360 Degree Virtual Reality Shoot at Grant

Imagine being a medical student. You’ve sat in class and you’ve read
countless textbooks. You’ve spent hours studying and taking tests.
Maybe you’ve even watched medical dramas on TV. But now it’s finally
time for you to go into a hospital and experience patient care first
hand. You’re ready, right?
That first trip into a trauma bay or operating room can be
intimidating. Medical professionals moving around, all with a job to
do. A patient is laying on the gurney, scared and in pain following a
car crash. And you’re right there in the middle of it. Suddenly you
seem to have forgotten everything you’ve learned.
“I’ve seen people panic and be frozen,” says Shay O’Mara, MD, medical
director of trauma services at OhioHealth Grant Medical Center. “It can
be completely confusing and the situations can be terrible. It helps to
have at least had some sort of simulated experience beforehand.”
Eric Williams, the co-creator of the Immersive Media Initiative and
associate professor in media arts and studies at Ohio University in
Athens, had an idea. What if medical students could go behind the
scenes at a hospital first and really experience it, without physically
being there?
With immersive media and virtual reality, they can do just that.
“It really allows the viewer to step into an actual location,” says
Eric. “Imagine if you are a surgeon in an operating room. You can now
have 100 medical students looking ‘over your shoulder.’ Not only that,
they can look beyond where a traditional camera wants you to look –
they’re able to look in literally every direction, plus have360 degree
audio. You can hear the monitors behind you, someone talking across
you. You can look up and see the monitor. All of that is possible in
immersive media.
Eric and his team of students from Ohio University, as well as Dr.
Petra Williams, assistant professor in the department of physical
therapy at Northern Arizona University, recently spent a day in the
trauma bay at Grant. They set up their 360 degree cameras to capture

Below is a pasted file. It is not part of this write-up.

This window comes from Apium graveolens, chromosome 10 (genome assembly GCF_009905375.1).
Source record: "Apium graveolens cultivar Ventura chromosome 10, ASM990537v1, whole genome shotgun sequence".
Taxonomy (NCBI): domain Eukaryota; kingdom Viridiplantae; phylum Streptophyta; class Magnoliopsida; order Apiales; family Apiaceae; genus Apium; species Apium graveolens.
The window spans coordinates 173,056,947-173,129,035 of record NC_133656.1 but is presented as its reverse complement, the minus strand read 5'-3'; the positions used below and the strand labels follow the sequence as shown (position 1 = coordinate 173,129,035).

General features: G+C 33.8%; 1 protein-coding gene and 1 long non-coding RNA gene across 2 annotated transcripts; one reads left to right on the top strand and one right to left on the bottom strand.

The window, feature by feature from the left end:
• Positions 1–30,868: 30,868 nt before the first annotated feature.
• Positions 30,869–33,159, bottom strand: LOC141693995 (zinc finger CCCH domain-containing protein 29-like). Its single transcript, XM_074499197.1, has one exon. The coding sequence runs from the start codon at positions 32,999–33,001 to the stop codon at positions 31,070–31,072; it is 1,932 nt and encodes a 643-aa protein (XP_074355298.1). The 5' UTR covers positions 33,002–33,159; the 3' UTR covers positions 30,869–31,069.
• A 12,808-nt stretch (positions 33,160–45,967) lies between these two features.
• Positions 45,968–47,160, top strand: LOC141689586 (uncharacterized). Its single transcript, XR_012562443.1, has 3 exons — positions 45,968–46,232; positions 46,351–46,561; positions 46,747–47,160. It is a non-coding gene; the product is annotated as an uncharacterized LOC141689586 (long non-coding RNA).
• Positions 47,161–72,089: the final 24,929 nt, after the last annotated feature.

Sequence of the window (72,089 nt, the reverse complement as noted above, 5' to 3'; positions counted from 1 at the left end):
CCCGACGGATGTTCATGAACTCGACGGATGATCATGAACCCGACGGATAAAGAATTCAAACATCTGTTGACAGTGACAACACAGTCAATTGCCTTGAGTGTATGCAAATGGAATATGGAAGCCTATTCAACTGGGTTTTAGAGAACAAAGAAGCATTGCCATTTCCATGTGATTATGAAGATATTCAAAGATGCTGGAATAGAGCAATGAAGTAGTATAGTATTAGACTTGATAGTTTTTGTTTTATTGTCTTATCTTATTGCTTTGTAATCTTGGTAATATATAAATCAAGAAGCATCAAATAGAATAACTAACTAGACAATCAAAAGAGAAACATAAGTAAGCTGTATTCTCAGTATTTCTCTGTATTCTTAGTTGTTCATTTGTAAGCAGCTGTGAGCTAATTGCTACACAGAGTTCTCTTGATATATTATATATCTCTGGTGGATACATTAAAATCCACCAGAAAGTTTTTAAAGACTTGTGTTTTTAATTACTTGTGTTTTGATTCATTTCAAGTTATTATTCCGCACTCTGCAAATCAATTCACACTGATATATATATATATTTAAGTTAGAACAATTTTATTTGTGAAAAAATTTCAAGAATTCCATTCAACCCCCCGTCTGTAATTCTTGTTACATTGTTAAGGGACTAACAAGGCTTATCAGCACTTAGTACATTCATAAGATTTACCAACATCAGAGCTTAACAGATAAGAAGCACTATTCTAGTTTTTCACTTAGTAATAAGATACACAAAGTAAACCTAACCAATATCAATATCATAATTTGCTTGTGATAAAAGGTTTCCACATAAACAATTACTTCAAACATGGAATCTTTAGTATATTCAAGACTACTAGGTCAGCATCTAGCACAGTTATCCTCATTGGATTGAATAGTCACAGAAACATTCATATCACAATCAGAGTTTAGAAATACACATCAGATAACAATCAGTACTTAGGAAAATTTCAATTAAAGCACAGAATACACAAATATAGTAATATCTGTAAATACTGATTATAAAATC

every angle of the trauma bay. They then stitched the video clips
together into one file. When the medical student views the footage
using special goggles, they can see the room from any direction.
“We can use this new technology in a more powerful way to educate our
students to be ready to enter high-risk, high-intensity healthcare
situations that have low tolerance for error,” says Dr. Williams.
“Medical students think they are ready for intense real life situations
and they get in those real life situations and they freeze or they
forget,” says Eric. “So the idea is, how do you acclimate students to
that level of realism? This is one of those steps to get them ready. Go
spend 20 minutes in the heat of a trauma situation. We’d eventually
like to shoot in the back of an ambulance or in a helicopter, just to
simulate what those experiences are like.”
“The transition into a clinical site often takes time for a medical
student to get up to speed quickly,” says Dr. Williams. “We want to use
this immersive technology which gives you that physical presence in a
place they haven’t been. But can we also facilitate their transition in
competence? To begin to train their eyes and ears in real situations
where they can being to develop their competence sooner and faster.”
Medical students at OU will begin using the videos this school year as
part of their education. And Eric says this is just the beginning of
ways this technology can be used.
“We are figuring it out and it’s great that we are figuring it out with
OhioHealth.”
The team at Grant is excited to be involved with a project that is
helping to educate the next generation of physicians.
“This is sort of the next generation of educational materials,” says
Dr. O’Mara. “We always talk about how do we orient people to the chaos
of the trauma bay without putting them in the middle of it and being
involved in patient care before they ever even seen it. This gives us
the opportunity to allow people to see what is happening in a chaotic
situation without being in the way or putting anyone at risk. This is
just a fantastic experience. We can’t wait to see the final product.”